What effect does the 'cool factor' really have?

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By: Wise Marketer Staff |

Posted on June 11, 2003

There is a growing trend of 'cool consumerism' in Europe, with consumers increasingly buying products that reflect their aspiration to lead a 'cool' lifestyle, according to a new survey by independent market analyst, Datamonitor. These aspirations, it seems, are equally reflected among older consumers who are reluctant to appear middle aged, while young consumers simply want to be seen as being 'cool'.

Datamonitor's new report, Coolness in Consumer Packaged Goods, highlights the trend of 'cool consumerism', and concludes that a product or brand's Coolness Factor can strongly influence the consumer's opinion and serve as a key differentiator.

In the past thirty years the quality of 'coolness' has become strongly associated with consumerism as people increasingly make use of brand labels to define themselves socially. Some 66% of the survey's respondents felt it was important or very important to feel personally cool in the way they live their lifestyle, and a similar number also placed an equally high emphasis on being seen as cool in the eyes of others.

Insecure consumers
With human nature leaving most people feeling naturally insecure, brands and products that are seen by many as being cool can provide an important sense of security to ordinary consumers.

Although this phenomenon is arguably most associated with clothing and fashion goods, Datamonitor's survey showed that consumers are now beginning to look for coolness in smaller commodity items associated with consumer packaged goods (CPGs).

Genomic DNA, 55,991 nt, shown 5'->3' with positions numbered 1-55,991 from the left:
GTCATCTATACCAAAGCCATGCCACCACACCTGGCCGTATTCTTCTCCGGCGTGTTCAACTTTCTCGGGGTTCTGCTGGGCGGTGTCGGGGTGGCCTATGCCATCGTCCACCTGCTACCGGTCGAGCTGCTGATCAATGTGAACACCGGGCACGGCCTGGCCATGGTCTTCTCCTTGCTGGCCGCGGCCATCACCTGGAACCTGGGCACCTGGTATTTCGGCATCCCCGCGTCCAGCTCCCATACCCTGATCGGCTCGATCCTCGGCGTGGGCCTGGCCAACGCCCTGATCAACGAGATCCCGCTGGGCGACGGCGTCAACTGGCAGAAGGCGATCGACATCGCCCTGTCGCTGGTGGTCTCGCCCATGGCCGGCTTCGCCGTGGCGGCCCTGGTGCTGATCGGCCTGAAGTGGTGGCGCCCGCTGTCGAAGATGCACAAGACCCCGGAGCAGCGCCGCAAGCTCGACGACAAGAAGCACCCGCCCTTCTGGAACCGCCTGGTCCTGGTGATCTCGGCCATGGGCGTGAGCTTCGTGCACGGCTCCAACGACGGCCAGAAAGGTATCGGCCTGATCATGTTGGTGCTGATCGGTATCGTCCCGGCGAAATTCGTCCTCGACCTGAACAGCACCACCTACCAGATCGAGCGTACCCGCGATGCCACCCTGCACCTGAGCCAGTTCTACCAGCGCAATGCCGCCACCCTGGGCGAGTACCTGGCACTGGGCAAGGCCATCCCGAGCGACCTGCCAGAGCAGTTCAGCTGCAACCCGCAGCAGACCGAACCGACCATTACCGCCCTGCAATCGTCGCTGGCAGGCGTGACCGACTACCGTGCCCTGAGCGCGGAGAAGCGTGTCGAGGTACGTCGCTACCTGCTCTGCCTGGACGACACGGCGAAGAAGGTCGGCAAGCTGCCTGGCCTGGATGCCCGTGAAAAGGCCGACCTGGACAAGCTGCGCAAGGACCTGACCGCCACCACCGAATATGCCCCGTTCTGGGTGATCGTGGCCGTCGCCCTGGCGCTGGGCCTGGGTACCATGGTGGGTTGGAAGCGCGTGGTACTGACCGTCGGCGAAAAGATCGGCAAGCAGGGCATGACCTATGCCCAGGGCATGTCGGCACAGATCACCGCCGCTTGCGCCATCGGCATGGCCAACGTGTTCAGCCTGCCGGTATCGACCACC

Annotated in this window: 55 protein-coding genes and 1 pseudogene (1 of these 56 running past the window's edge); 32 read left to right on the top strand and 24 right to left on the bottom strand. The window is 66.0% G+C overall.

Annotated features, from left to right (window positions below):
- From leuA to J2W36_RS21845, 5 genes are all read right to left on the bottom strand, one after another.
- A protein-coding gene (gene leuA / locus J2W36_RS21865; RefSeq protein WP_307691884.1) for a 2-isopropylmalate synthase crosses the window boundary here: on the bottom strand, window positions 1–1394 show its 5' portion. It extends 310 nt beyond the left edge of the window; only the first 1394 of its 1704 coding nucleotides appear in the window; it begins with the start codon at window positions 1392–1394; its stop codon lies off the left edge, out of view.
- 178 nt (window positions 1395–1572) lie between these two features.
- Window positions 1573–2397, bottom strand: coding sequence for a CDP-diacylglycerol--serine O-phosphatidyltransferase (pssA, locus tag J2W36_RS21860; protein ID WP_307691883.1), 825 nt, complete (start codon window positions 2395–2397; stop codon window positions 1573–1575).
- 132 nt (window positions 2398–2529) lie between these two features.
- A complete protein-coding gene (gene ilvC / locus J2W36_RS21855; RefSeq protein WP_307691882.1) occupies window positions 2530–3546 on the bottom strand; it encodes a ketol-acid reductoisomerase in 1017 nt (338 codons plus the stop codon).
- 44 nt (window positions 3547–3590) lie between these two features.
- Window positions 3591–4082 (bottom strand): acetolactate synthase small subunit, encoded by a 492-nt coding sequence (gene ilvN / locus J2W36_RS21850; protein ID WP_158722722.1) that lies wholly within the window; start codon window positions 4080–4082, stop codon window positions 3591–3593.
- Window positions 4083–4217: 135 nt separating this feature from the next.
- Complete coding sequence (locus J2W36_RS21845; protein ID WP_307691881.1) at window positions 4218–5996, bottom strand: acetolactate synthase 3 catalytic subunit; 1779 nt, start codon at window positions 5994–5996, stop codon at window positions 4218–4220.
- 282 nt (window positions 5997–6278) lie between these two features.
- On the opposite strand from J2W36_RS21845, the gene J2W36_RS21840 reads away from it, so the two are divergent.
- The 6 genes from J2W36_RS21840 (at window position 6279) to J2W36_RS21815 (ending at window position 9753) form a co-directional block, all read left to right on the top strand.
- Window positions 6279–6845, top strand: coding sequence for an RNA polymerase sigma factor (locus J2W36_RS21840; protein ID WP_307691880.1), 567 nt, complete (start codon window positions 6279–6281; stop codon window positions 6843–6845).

Paying more for Cool
The need to appear to be cool, and a willingness to pay more for a product that is seen as being cool, leads consumers to demand more from their brands. This, in turn, places more pressure on manufacturers and marketers to provide the right image as well as high quality products.

The idea of 'Cool' carries a number of implications for marketers: Companies including Nike and Adidas have already shown that establishing a cool image can be highly profitable.

Age sensitivity
According to Datamonitor, although people's priorities change with age, the desire to be seen consuming the right products remains a relatively timeless need. The lifestyle benefits of cool CPGs can be as relevant to those over 40 as the under 25s.

Many older consumers try to avoid appearing middle-aged by seeking products that present a more youthful lifestyle. For example, many parents have taken to wearing the same kind of trainers as their children, and even playing the same video games.

What is cool?
Datamonitor has identified three key consumer groups sharing common values and characteristics, all seeking coolness in different ways:

  1. Opinion Formers, of whom there were 21.8 million in Europe in 2002, are the key influencers in setting trends on what is cool.
  2. Adopters play a key connecting role in the diffusion of cool and 'hip' products to the mainstream of consumers.
  3. Regulars are the mainstream consumers who simply follow the trends once established. Any new and cool products will filter first through the opinion formers, then through the adopters, finally ending up in the mainstream regular group.

"These consumer groups, identifiable through specific personal characteristics and shared attitudes and values are likely to share common interpretations of what is cool," explained Datamonitor analyst, Daniel Bone. "Marketers must be able to vary their tactics for targeting these consumer groups in order to make products appear desirable to their lifestyles and personalities. They must also resist letting cool products diffuse to the mainstream too quickly."

Caveat vendor
However, Datamonitor cautions marketers not to misinterpret the increasing importance of cool, warning they must avoid becoming too 'cool-centric'. Because it is not a necessity that CPG (consumer packaged goods) products be cool in the first place, consumers are ultimately demanding a good quality and useful product, not just a cool product.

"Coolness is important but it is far from being the main benefit consumers seek. What remains of more importance is to market your product as lifestyle-supporting, meaning it will sometimes be cool, but at other times not," added Bone.

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